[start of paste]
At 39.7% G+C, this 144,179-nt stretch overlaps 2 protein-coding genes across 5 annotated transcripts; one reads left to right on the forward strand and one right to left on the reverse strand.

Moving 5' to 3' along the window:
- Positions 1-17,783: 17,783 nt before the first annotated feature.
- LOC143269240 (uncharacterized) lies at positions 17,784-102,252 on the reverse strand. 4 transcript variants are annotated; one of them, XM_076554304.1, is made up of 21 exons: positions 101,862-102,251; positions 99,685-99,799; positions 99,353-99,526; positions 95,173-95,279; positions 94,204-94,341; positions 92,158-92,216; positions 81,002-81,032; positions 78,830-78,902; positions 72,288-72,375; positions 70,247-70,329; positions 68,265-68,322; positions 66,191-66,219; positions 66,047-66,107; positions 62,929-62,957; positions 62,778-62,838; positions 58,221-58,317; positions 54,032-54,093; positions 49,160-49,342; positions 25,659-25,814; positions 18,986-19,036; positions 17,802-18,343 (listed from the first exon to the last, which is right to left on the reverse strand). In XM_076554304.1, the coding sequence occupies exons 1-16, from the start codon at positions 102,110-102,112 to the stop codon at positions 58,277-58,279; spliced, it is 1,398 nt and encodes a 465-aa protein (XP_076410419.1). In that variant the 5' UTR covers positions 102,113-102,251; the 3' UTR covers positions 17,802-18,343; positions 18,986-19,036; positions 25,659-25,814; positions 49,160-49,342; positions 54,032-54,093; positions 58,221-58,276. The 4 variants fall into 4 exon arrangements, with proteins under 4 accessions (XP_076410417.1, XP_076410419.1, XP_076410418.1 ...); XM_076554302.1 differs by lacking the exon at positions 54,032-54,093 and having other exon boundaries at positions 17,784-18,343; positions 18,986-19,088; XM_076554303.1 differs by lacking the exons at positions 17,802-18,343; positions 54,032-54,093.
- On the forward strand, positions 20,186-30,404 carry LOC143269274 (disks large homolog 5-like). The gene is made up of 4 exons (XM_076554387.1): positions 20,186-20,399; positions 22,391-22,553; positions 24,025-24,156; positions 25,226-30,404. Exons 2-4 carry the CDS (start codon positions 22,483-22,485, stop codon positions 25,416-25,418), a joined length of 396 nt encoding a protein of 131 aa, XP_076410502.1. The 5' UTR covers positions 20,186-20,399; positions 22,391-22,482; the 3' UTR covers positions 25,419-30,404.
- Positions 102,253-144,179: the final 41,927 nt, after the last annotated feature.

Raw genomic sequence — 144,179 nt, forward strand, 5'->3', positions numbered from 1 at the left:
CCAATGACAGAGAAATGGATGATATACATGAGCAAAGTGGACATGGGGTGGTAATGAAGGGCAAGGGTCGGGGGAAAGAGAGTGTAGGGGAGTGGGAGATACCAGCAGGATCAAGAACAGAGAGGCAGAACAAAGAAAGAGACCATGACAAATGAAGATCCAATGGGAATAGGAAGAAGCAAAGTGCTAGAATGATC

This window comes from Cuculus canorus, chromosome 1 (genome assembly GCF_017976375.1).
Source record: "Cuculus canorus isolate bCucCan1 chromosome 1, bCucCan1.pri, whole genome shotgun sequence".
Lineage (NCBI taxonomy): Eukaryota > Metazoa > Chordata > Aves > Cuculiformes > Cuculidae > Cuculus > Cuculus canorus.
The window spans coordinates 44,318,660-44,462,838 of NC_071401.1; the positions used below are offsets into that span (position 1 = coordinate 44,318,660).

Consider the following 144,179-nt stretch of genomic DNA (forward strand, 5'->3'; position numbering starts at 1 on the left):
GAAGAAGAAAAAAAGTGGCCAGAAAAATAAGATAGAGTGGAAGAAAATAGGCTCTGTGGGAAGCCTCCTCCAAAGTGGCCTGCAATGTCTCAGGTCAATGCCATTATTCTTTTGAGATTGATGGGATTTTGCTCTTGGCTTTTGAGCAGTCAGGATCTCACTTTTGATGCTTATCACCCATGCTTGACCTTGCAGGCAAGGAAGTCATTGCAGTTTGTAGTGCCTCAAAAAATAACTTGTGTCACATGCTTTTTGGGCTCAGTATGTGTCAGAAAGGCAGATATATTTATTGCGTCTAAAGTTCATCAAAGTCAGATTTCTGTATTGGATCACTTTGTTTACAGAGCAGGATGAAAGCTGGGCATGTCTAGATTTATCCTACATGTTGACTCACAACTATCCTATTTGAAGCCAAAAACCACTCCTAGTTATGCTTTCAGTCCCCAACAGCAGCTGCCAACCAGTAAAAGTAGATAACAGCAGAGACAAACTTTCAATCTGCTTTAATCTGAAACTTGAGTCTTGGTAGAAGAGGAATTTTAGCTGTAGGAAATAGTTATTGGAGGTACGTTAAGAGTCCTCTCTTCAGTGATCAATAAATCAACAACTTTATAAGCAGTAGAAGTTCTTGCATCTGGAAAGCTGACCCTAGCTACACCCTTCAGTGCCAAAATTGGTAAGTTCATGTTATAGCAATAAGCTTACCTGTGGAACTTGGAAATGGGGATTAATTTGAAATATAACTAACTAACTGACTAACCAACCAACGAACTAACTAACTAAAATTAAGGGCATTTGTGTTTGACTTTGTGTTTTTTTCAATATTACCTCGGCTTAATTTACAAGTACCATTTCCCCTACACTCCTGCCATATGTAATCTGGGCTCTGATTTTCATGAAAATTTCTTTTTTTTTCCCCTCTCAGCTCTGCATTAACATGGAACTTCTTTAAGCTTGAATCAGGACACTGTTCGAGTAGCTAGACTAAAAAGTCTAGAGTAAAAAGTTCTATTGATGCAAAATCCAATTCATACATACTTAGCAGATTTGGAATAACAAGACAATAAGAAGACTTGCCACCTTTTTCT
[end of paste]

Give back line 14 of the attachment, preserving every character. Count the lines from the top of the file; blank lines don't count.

GAAGAAGAAAAAAAGTGGCCAGAAAAATAAGATAGAGTGGAAGAAAATAGGCTCTGTGGGAAGCCTCCTCCAAAGTGGCCTGCAATGTCTCAGGTCAATGCCATTATTCTTTTGAGATTGATGGGATTTTGCTCTTGGCTTTTGAGCAGTCAGGATCTCACTTTTGATGCTTATCACCCATGCTTGACCTTGCAGGCAAGGAAGTCATTGCAGTTTGTAGTGCCTCAAAAAATAACTTGTGTCACATGCTTTTTGGGCTCAGTATGTGTCAGAAAGGCAGATATATTTATTGCGTCTAAAGTTCATCAAAGTCAGATTTCTGTATTGGATCACTTTGTTTACAGAGCAGGATGAAAGCTGGGCATGTCTAGATTTATCCTACATGTTGACTCACAACTATCCTATTTGAAGCCAAAAACCACTCCTAGTTATGCTTTCAGTCCCCAACAGCAGCTGCCAACCAGTAAAAGTAGATAACAGCAGAGACAAACTTTCAATCTGCTTTAATCTGAAACTTGAGTCTTGGTAGAAGAGGAATTTTAGCTGTAGGAAATAGTTATTGGAGGTACGTTAAGAGTCCTCTCTTCAGTGATCAATAAATCAACAACTTTATAAGCAGTAGAAGTTCTTGCATCTGGAAAGCTGACCCTAGCTACACCCTTCAGTGCCAAAATTGGTAAGTTCATGTTATAGCAATAAGCTTACCTGTGGAACTTGGAAATGGGGATTAATTTGAAATATAACTAACTAACTGACTAACCAACCAACGAACTAACTAACTAAAATTAAGGGCATTTGTGTTTGACTTTGTGTTTTTTTCAATATTACCTCGGCTTAATTTACAAGTACCATTTCCCCTACACTCCTGCCATATGTAATCTGGGCTCTGATTTTCATGAAAATTTCTTTTTTTTTCCCCTCTCAGCTCTGCATTAACATGGAACTTCTTTAAGCTTGAATCAGGACACTGTTCGAGTAGCTAGACTAAAAAGTCTAGAGTAAAAAGTTCTATTGATGCAAAATCCAATTCATACATACTTAGCAGATTTGGAATAACAAGACAATAAGAAGACTTGCCACCTTTTTCT